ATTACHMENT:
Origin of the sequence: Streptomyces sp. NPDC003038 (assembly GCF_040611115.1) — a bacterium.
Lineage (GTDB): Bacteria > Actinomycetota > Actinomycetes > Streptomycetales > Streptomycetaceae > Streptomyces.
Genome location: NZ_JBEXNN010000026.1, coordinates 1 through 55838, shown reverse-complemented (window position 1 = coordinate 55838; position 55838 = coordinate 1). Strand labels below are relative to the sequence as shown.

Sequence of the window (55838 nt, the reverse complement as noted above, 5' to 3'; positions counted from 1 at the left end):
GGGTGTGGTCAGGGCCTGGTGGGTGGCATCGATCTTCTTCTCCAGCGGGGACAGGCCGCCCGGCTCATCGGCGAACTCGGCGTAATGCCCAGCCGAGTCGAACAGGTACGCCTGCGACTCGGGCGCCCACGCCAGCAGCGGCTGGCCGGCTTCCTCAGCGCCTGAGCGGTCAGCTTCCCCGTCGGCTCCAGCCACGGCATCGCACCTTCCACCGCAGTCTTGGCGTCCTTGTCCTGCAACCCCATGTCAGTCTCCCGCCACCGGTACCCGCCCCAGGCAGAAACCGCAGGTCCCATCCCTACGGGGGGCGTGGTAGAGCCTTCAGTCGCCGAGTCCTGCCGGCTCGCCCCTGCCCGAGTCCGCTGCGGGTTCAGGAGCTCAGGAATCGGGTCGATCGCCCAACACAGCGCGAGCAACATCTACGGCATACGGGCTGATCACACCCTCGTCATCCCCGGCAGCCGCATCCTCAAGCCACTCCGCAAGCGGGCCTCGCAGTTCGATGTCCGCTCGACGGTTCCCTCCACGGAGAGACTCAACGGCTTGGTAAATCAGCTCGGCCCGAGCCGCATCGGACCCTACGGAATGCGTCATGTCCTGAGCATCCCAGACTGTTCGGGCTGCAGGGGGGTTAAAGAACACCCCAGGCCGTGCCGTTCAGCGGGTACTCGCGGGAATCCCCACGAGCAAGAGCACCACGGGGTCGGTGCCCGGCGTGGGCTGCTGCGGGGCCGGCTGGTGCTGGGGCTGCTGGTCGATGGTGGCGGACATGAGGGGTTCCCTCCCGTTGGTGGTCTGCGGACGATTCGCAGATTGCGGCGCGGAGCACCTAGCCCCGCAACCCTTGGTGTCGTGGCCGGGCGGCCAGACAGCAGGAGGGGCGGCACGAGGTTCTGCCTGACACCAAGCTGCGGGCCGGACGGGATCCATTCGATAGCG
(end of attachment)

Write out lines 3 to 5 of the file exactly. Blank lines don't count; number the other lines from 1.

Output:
Genome location: NZ_JBEXNN010000026.1, coordinates 1 through 55838, shown reverse-complemented (window position 1 = coordinate 55838; position 55838 = coordinate 1). Strand labels below are relative to the sequence as shown.

Sequence of the window (55838 nt, the reverse complement as noted above, 5' to 3'; positions counted from 1 at the left end):
GGGTGTGGTCAGGGCCTGGTGGGTGGCATCGATCTTCTTCTCCAGCGGGGACAGGCCGCCCGGCTCATCGGCGAACTCGGCGTAATGCCCAGCCGAGTCGAACAGGTACGCCTGCGACTCGGGCGCCCACGCCAGCAGCGGCTGGCCGGCTTCCTCAGCGCCTGAGCGGTCAGCTTCCCCGTCGGCTCCAGCCACGGCATCGCACCTTCCACCGCAGTCTTGGCGTCCTTGTCCTGCAACCCCATGTCAGTCTCCCGCCACCGGTACCCGCCCCAGGCAGAAACCGCAGGTCCCATCCCTACGGGGGGCGTGGTAGAGCCTTCAGTCGCCGAGTCCTGCCGGCTCGCCCCTGCCCGAGTCCGCTGCGGGTTCAGGAGCTCAGGAATCGGGTCGATCGCCCAACACAGCGCGAGCAACATCTACGGCATACGGGCTGATCACACCCTCGTCATCCCCGGCAGCCGCATCCTCAAGCCACTCCGCAAGCGGGCCTCGCAGTTCGATGTCCGCTCGACGGTTCCCTCCACGGAGAGACTCAACGGCTTGGTAAATCAGCTCGGCCCGAGCCGCATCGGACCCTACGGAATGCGTCATGTCCTGAGCATCCCAGACTGTTCGGGCTGCAGGGGGGTTAAAGAACACCCCAGGCCGTGCCGTTCAGCGGGTACTCGCGGGAATCCCCACGAGCAAGAGCACCACGGGGTCGGTGCCCGGCGTGGGCTGCTGCGGGGCCGGCTGGTGCTGGGGCTGCTGGTCGATGGTGGCGGACATGAGGGGTTCCCTCCCGTTGGTGGTCTGCGGACGATTCGCAGATTGCGGCGCGGAGCACCTAGCCCCGCAACCCTTGGTGTCGTGGCCGGGCGGCCAGACAGCAGGAGGGGCGGCACGAGGTTCTGCCTGACACCAAGCTGCGGGCCGGACGGGATCCATTCGATAGCG